Oct 19, 2014
Pulitzer Prize-winning New York Times journalist James Risen said Sunday that the secretive and multi-billion dollar war on terror has sparked an entire "mercenary class that feeds off unending war."
"Basically, the entire war on terror has been conducted in secret, and no one in the United States is allowed to know the full extent of what we've been doing for 13 years," Risen said.
That was the motivation for his new book, Pay Any Price: Greed, Power, and Endless War, he said, to show "that the government has used secrecy in order to allow for ... really a whole string of abuses and bizarre and unintended consequences to develop. And it shows that really, in my opinion, that secrecy only leads to abuse by the government and that we have to have a more open discussion of the war on terror and really have a more skeptical eye to it if we're going to continue to do this."
There's essentially been "a national security crisis, kind of like the banking crisis, where we've deregulated a large enterprise and poured hundreds of billions of dollars into it at the same time, and we've done it in secret."
"The government has stamped 'top secret' on virtually everything," he said.
But some have seen this national security crisis as a financial opportunity, Risen said.
A "whole class of people began to realize that if you want to make money in the pst-9/11 world, you came to Washington, you called yourself a counter-terrorism expert and you began to claim that you knew how to find Osama bin Laden or you knew how to stop al Qaeda."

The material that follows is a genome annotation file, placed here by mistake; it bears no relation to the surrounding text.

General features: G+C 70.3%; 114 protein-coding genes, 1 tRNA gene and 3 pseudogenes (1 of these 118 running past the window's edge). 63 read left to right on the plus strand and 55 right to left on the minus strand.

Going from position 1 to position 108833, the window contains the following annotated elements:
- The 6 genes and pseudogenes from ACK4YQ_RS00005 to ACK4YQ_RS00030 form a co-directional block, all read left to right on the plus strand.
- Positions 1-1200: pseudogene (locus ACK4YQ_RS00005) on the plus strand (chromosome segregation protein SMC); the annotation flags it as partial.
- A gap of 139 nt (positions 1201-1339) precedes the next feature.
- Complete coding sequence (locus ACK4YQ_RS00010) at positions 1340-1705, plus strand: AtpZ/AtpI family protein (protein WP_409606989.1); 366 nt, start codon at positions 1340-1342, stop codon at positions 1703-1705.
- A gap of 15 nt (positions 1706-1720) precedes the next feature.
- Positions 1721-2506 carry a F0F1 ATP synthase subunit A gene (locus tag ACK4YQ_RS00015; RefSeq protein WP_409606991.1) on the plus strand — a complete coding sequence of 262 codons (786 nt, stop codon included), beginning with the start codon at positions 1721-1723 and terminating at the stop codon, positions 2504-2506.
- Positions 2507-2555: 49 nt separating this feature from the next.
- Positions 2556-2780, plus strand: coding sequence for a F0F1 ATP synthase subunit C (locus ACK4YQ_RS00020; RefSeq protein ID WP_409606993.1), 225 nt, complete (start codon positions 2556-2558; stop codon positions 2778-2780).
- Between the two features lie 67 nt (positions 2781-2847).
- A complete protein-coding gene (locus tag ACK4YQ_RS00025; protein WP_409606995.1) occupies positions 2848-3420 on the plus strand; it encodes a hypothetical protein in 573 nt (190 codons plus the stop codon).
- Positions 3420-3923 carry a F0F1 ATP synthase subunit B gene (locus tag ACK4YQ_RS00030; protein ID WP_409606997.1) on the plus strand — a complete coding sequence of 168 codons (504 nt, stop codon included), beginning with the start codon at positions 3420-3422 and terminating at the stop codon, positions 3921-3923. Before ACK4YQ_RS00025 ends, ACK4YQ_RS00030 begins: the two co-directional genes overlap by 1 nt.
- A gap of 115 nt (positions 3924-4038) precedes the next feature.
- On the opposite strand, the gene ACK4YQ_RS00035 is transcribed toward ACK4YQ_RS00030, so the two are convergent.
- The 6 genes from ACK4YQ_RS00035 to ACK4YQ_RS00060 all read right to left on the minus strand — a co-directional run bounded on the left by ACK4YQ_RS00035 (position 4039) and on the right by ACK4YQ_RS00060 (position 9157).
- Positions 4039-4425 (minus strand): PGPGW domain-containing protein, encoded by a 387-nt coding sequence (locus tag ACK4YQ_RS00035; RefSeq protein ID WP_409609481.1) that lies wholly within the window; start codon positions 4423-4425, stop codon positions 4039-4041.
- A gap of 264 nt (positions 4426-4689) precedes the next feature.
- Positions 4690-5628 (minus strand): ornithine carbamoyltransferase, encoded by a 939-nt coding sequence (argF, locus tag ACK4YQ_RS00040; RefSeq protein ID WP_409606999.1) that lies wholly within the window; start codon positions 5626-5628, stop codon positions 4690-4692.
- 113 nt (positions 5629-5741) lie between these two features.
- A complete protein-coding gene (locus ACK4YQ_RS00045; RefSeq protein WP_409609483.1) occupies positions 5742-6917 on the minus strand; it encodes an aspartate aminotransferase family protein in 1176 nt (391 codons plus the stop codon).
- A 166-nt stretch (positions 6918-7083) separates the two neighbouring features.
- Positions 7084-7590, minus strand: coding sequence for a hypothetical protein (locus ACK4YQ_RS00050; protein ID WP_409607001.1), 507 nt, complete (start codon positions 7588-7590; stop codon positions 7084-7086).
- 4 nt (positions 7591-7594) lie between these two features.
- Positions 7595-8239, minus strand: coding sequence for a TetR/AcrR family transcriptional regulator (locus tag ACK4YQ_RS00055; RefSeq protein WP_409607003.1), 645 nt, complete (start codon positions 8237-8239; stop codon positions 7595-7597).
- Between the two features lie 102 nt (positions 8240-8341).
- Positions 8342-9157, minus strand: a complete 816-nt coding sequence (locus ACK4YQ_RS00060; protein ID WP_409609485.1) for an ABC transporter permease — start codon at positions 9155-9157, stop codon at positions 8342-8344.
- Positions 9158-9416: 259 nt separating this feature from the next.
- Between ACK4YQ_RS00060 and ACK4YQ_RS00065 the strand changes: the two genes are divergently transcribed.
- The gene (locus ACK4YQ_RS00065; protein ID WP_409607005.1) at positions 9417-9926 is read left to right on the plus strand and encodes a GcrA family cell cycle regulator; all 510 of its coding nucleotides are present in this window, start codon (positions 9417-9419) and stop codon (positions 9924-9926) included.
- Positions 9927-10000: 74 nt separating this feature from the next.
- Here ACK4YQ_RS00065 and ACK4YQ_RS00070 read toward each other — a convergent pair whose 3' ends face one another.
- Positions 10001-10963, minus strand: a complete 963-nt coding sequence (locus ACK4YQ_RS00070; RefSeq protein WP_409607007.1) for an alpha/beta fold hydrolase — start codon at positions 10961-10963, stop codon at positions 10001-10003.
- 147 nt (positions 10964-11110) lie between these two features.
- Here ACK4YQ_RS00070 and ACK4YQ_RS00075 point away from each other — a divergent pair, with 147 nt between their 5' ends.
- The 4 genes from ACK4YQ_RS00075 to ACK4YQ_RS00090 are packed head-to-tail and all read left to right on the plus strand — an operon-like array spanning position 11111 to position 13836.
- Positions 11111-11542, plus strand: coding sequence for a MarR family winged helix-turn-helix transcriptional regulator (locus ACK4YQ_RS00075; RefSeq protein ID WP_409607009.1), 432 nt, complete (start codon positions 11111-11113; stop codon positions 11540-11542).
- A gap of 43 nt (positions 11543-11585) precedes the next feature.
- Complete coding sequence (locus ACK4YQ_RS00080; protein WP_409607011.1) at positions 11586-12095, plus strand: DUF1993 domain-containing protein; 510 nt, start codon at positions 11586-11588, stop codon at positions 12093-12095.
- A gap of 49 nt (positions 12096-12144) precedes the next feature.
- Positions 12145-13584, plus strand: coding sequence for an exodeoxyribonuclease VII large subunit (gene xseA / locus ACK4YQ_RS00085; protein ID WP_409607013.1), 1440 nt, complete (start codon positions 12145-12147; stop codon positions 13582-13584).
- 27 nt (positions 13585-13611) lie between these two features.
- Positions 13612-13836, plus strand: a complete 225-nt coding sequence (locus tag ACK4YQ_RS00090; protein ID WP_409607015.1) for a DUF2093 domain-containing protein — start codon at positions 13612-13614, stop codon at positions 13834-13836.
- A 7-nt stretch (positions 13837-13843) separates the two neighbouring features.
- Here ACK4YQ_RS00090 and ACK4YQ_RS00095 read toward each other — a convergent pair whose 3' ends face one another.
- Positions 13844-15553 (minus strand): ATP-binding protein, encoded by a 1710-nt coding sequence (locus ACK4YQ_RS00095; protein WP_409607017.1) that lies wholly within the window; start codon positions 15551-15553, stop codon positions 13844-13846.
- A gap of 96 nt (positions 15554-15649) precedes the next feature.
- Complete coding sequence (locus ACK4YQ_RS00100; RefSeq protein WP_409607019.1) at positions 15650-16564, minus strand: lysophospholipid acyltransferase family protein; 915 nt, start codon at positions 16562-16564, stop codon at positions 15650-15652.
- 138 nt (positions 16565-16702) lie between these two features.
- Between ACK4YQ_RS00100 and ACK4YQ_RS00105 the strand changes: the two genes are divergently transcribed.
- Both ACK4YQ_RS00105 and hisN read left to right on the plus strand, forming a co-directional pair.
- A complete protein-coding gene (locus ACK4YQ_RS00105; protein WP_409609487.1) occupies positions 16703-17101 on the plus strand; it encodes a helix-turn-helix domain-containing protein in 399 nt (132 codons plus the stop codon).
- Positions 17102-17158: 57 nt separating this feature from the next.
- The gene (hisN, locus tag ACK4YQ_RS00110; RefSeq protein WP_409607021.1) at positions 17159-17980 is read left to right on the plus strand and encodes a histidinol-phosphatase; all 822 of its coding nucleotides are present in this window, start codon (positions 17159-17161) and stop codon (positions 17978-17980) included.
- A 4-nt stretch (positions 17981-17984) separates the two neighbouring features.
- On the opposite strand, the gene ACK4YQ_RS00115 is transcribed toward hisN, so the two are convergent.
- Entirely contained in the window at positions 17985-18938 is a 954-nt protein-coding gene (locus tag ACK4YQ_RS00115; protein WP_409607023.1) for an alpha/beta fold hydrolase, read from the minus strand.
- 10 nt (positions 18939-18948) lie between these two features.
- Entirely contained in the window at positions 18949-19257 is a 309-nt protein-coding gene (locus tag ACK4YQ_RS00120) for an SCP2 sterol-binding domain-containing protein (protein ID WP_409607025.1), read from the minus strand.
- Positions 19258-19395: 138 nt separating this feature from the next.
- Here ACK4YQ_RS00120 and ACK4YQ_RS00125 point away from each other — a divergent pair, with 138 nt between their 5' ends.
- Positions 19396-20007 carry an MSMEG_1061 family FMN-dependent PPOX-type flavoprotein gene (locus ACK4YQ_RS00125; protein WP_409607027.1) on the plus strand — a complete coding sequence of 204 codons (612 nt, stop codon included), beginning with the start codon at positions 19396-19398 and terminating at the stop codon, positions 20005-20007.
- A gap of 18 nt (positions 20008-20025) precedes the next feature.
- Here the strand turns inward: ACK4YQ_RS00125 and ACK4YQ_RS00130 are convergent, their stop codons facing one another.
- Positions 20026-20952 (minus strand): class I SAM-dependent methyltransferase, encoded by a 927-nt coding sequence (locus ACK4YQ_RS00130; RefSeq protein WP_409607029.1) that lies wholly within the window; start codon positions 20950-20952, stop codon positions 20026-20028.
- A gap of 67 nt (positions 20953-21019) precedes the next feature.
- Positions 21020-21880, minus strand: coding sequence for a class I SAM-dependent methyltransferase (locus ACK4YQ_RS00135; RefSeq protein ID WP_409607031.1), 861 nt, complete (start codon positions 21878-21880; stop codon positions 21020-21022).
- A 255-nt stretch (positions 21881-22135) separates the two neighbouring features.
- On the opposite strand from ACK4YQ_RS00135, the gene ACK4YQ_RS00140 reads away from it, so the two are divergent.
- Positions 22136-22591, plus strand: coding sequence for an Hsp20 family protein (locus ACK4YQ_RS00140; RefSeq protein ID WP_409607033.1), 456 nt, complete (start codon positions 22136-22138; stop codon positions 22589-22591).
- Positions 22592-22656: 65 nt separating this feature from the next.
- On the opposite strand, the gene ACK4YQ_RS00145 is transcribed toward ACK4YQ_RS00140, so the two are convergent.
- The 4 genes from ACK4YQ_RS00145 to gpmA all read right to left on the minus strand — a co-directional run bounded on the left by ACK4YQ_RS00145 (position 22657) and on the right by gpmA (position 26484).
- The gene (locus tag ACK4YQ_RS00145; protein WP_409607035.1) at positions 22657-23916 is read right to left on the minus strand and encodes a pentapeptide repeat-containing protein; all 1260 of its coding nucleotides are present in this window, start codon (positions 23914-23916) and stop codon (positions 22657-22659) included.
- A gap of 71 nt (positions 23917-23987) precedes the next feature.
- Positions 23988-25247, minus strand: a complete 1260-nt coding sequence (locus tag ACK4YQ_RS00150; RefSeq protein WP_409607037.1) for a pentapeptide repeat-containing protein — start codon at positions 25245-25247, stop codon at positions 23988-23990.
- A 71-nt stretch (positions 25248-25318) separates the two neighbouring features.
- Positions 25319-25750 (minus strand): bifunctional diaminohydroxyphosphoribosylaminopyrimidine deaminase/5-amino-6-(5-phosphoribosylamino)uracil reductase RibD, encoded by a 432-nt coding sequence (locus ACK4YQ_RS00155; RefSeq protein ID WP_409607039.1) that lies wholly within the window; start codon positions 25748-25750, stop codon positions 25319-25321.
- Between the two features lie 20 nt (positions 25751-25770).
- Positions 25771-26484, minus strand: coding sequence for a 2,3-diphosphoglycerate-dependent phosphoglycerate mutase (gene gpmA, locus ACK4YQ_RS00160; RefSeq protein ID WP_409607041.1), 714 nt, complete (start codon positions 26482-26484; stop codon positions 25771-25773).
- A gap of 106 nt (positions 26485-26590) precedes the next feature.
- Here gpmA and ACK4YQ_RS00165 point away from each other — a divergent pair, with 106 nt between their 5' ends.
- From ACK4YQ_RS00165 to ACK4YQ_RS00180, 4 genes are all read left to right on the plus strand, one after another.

"We've had this dramatic increase in a whole mercenary class that is now becoming a permanent part of a national security state," he said.
This is something that should prompt careful reflection by the American people, he said. They should ask themselves if what they really want is a "mercenary class that feeds off unending war and makes sure that the United States never stops finding new threats to go after."
Risen added that President "Obama's record on press freedom speaks for itself," referencing the administration's targeting of whistleblowers. He also called Obama "the greatest enemy of press freedom we've had in a generation."
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